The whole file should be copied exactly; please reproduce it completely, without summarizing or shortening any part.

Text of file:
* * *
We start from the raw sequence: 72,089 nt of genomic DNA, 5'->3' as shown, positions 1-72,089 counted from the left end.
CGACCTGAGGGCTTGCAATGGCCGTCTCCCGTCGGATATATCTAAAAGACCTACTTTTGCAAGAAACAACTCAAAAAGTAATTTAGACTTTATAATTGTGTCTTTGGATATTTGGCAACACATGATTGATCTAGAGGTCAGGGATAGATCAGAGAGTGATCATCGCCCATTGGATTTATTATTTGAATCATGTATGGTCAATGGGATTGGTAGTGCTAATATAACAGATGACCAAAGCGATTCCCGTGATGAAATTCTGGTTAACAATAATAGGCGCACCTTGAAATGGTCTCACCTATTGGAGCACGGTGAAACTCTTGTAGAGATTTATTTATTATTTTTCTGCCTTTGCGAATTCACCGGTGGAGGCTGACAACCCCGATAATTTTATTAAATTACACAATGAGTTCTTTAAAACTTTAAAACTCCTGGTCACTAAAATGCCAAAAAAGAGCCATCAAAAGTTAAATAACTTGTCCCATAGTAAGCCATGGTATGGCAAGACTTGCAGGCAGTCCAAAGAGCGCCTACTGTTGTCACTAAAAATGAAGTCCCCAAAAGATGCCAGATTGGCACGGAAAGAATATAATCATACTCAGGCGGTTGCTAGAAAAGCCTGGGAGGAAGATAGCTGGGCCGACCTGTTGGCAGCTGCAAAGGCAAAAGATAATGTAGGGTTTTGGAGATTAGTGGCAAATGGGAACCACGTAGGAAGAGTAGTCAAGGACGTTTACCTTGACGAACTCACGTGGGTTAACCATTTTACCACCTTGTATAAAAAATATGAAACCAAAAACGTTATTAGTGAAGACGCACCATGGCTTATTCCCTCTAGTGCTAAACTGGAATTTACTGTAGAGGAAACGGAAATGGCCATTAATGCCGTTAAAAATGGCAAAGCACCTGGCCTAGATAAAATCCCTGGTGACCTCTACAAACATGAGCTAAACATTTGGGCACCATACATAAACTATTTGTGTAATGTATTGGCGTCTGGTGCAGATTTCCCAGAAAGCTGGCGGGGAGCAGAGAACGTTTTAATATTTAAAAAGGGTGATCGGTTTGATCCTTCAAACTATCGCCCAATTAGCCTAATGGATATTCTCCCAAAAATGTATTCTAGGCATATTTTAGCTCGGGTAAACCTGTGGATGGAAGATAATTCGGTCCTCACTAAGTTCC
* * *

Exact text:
We start from the raw sequence: 72,089 nt of genomic DNA, 5'->3' as shown, positions 1-72,089 counted from the left end.
CGACCTGAGGGCTTGCAATGGCCGTCTCCCGTCGGATATATCTAAAAGACCTACTTTTGCAAGAAACAACTCAAAAAGTAATTTAGACTTTATAATTGTGTCTTTGGATATTTGGCAACACATGATTGATCTAGAGGTCAGGGATAGATCAGAGAGTGATCATCGCCCATTGGATTTATTATTTGAATCATGTATGGTCAATGGGATTGGTAGTGCTAATATAACAGATGACCAAAGCGATTCCCGTGATGAAATTCTGGTTAACAATAATAGGCGCACCTTGAAATGGTCTCACCTATTGGAGCACGGTGAAACTCTTGTAGAGATTTATTTATTATTTTTCTGCCTTTGCGAATTCACCGGTGGAGGCTGACAACCCCGATAATTTTATTAAATTACACAATGAGTTCTTTAAAACTTTAAAACTCCTGGTCACTAAAATGCCAAAAAAGAGCCATCAAAAGTTAAATAACTTGTCCCATAGTAAGCCATGGTATGGCAAGACTTGCAGGCAGTCCAAAGAGCGCCTACTGTTGTCACTAAAAATGAAGTCCCCAAAAGATGCCAGATTGGCACGGAAAGAATATAATCATACTCAGGCGGTTGCTAGAAAAGCCTGGGAGGAAGATAGCTGGGCCGACCTGTTGGCAGCTGCAAAGGCAAAAGATAATGTAGGGTTTTGGAGATTAGTGGCAAATGGGAACCACGTAGGAAGAGTAGTCAAGGACGTTTACCTTGACGAACTCACGTGGGTTAACCATTTTACCACCTTGTATAAAAAATATGAAACCAAAAACGTTATTAGTGAAGACGCACCATGGCTTATTCCCTCTAGTGCTAAACTGGAATTTACTGTAGAGGAAACGGAAATGGCCATTAATGCCGTTAAAAATGGCAAAGCACCTGGCCTAGATAAAATCCCTGGTGACCTCTACAAACATGAGCTAAACATTTGGGCACCATACATAAACTATTTGTGTAATGTATTGGCGTCTGGTGCAGATTTCCCAGAAAGCTGGCGGGGAGCAGAGAACGTTTTAATATTTAAAAAGGGTGATCGGTTTGATCCTTCAAACTATCGCCCAATTAGCCTAATGGATATTCTCCCAAAAATGTATTCTAGGCATATTTTAGCTCGGGTAAACCTGTGGATGGAAGATAATTCGGTCCTCACTAAGTTCC